One of the core premises of my book “The Brand Positioning Workbook: A simple how-to guide to more compelling brand positionings faster”, and one of my fundamental beliefs, is that the process of developing a brand positioning platform, the quest for the most interesting, relevant, and compelling positioning idea or solution for a specific brand, is a creative problem-solving process.
All too often, I see positionings being developed in a very rational, linear, and deductive way, typically leading to obvious and generic positioning statements. There is a time and space in the process for rational thinking. And every process should be data driven. But logic and data alone will not lead to a unique and motivating positioning platform. Rather, the team’s creative interpretation of the data is what will lead to truly innovative solutions.
Defining “Creative Problem Solving”
Wikipedia defines Creative Problem Solving as “the mental process of searching for an original and previously unknown solution to a problem”. And that’s exactly what you are trying to do when defining the positioning of your brand. You are exploring potential options or hypotheses of what your brand’s positioning could be with the objective being to identify an original and hopefully fresh or novel territory in which to anchor our brand and that will resonate with and appeal to your consumers.
Creative Problem-Solving Examples
A marketer once was looking into the positioning of one of its butter brands. The brand team had come to the conclusion, based on the research they had done, that consumers wanted butter that tastes good and is healthy. So they decided to position their brand around these two key consumer benefits or brand associations. Logical, consumer-focused, and supported by data. Yet, also category-generic and not at all differentiating.
It failed to tell consumers why they should choose this specific brand over all the other “healthy great-tasting” brands out there.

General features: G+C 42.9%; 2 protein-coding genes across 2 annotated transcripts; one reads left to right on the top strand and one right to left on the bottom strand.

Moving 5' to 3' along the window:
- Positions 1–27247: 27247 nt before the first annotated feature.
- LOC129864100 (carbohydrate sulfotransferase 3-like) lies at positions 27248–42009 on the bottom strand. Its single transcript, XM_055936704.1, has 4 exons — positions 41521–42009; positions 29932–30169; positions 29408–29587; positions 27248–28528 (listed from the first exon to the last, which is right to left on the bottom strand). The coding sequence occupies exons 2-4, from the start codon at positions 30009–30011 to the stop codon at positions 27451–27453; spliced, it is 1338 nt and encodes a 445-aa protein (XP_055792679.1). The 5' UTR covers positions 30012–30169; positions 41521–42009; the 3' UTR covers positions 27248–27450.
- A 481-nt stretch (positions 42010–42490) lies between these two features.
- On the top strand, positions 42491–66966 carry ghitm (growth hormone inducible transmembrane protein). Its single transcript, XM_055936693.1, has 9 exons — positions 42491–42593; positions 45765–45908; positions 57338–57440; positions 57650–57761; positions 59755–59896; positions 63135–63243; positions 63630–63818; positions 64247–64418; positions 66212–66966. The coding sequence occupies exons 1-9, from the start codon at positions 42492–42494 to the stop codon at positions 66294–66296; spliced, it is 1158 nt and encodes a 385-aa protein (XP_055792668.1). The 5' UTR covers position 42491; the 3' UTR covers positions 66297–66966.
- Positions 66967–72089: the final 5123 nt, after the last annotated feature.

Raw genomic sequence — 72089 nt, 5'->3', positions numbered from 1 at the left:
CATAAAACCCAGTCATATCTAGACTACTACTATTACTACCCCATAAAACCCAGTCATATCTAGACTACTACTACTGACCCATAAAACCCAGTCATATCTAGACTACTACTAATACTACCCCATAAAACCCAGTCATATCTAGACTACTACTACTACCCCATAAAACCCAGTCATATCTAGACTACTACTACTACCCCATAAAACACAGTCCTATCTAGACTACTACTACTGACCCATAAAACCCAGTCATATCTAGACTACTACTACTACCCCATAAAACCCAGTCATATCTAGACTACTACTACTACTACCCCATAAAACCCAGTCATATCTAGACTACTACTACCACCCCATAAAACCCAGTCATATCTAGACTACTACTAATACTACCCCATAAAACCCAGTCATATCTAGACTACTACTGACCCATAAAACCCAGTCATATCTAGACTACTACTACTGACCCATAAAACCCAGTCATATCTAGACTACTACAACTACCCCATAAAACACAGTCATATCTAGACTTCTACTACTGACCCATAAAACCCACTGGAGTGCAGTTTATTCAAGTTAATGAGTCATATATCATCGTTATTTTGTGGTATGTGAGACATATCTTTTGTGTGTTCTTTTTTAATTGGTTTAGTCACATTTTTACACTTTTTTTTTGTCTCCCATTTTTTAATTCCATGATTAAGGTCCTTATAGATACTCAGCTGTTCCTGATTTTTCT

This approach—and it is very common in the marketing industry—focuses on the obvious (what do consumers want?) and the superficial rather than on trying to “find an original and previously unknown solution to their problem”. It focuses on the left side of the lemonade stand picture.
A much smarter and more successful way to position your butter brand in this case is illustrated by two other brands: Lurpark and Kerrygold.
Lurpak stayed away from the generic “taste good and is healthy” positioning and instead positioned itself as “a champion of good food”. In fact, it decided to focus on so-called “gourmet foodies” as its core target audience—people who like cooking at home and enjoy doing everything from scratch. This approach of identifying and understanding a specific consumer segment and by associating the brand with “foodie homemade cooking” was so successful in the UK, where it was originally introduced, that it was rolled out globally. A great example of creative problem solving and finding an original and previously unknown solution to their problem.
Another brand that was smart in the way it positioned itself is Kerrygold, a European style butter that built brand associations around its country of origin, Ireland, and the positive associations coming from there (the green rolling hills of Ireland, quirky sense of humor, etc.).
These two examples show that even in a fairly boring and generic category, brands can carve out unique, original and previously unoccupied positions. And last time I checked both brands were outperforming the category in most of the markets where they were available.
The Creative Problem-Solving Process
Since developing a brand positioning is a creative problem-solving exercise, it shouldn’t be a surprise that the process of creative problem-solving is very similar to the process of developing a brand positioning. The steps of this process include:
These steps are very similar whether you are developing a strategy for a brand positioning platform, or you are looking for a creative solution to a problem. As such, all brand positioning processes should follow these steps. But this is often not the case. Lack of time, resources, and know-how often leads to shortcuts that reduce the quality of the input and, therefore, the quality of the outcome.
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Interested in insights and how to generate them instead? Then the Aha! The Indispensable Insight Generation Toolkit might be for you. Available as a set of method cards in the US and as a Kindle document outside the US.
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